Descent: Journeys in the Dark (Second Edition)
Publisher: Fantasy Flight Games

The original Descent released around seven years ago, and immediately gained popularity for the way it combined the storytelling and dungeon-crawling fun of classic role-playing games with the ease and speed of a board game. The new second edition released this year, and offers a stellar update to the formula and an ideal way for new players to get in on the action. 

In Descent, one player takes on the role of the Overlord, and ushers monsters and other dangers into the other players’ paths as they work together to defeat them. Unlike a traditional role-playing game, however, the Overlord isn’t out to assure everyone has a good time – he’s out to win! 

Most of the players get to pick between a number of interesting character variations, each of which brings his or her own strengths and abilities to the table. Stick with your character over multiple sessions, and you’ll control his or her growth and changing skills. 

Descent’s coolest advancements in the second edition involve increased options to play through a linked series of quests that form into a larger campaign. Depending on whether the overlord or the players win in any given session, different subsequent scenarios unfold, leading up to a tense climax. Even so, the new rules never come close to the complexity or investment involved in a true role-playing game, so the time commitment and rules memorization from players remains in check.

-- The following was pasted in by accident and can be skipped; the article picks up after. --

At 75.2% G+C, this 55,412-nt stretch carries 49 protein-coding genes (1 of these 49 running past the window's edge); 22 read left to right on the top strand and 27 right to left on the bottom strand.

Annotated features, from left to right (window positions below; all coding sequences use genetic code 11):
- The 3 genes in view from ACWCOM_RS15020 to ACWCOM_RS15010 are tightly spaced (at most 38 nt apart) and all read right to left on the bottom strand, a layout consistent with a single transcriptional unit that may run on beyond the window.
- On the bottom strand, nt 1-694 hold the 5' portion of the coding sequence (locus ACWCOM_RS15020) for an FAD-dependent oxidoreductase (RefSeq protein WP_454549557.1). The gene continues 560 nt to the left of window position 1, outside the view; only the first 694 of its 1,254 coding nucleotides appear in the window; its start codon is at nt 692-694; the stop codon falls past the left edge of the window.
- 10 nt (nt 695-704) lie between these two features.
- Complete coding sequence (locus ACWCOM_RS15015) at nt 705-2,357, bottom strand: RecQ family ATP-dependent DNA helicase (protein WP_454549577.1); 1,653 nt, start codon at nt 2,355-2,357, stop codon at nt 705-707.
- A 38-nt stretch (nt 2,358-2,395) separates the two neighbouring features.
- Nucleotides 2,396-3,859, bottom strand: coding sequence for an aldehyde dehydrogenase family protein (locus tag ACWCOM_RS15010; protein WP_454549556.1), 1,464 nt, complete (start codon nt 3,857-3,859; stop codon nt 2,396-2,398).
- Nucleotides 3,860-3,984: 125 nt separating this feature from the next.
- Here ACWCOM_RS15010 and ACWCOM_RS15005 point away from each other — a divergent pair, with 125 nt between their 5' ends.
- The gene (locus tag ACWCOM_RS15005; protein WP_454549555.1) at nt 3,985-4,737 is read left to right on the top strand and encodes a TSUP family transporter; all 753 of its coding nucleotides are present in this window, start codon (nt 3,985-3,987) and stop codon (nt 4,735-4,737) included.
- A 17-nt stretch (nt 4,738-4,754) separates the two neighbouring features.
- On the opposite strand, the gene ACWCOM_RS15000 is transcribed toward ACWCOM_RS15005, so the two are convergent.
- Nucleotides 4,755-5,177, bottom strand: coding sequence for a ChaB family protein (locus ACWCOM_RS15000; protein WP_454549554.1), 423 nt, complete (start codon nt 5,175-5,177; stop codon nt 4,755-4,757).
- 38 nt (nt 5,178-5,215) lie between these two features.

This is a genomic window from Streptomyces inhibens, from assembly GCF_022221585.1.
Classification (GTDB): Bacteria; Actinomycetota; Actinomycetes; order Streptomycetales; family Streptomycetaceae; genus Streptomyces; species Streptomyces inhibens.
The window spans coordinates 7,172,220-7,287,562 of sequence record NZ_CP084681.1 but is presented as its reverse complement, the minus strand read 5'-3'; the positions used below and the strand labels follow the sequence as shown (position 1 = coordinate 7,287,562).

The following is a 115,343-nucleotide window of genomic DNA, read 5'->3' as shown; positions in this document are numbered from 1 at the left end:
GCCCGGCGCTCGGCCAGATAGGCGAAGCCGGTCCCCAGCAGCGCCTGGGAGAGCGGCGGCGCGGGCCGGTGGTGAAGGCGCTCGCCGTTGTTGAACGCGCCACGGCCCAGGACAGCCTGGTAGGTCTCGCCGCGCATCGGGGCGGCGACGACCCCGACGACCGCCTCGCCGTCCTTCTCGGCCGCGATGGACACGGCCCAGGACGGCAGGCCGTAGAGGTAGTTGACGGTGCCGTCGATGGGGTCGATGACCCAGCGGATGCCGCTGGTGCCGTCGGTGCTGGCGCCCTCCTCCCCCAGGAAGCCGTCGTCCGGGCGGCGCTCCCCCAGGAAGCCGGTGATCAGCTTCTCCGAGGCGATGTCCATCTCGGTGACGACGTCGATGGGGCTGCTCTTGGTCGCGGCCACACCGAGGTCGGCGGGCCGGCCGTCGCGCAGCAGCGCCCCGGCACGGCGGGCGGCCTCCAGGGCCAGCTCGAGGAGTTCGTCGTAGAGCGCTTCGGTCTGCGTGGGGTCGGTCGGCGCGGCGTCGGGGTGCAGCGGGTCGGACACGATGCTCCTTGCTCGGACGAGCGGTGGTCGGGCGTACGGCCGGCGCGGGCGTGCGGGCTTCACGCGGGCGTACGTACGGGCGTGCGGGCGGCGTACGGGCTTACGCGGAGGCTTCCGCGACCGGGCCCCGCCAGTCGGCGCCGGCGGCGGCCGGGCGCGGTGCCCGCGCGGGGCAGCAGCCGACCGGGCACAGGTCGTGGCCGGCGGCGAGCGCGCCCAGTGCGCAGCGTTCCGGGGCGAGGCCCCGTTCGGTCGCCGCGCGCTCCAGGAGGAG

Dixit Journey
Publisher: Asmodee

Whether you pick up the standalone Dixit Journey that came out in 2012 or any of the proceeding excellent games in the series, Dixit won’t disappoint. Ideal for get-togethers with families and friends that don’t normally play tabletop games, Dixit is also a fantastic game to play with kids, letting them express their creativity in a new way. 

In Dixit Journey, every player is dealt a hand of cards. Each card depicts a gorgeous, often surreal piece of artwork. One card might show a long road and a lonely figure. Another might exhibit a teddy bear with some dark secret lurking behind him. 

On their turn, the active player says a short word or phrase describing one of his or her cards, and places it face down on the table. All the other players look at their cards, and find the card that best matches the spoken phrase. The cards are all shuffled, and then everybody except the active player tries to guess the active player’s card. As active player, if some of the other players guess your card, you win points. If no one or everyone guesses your card, you get no points. Finally, every other player who has someone select their card also scores points as well.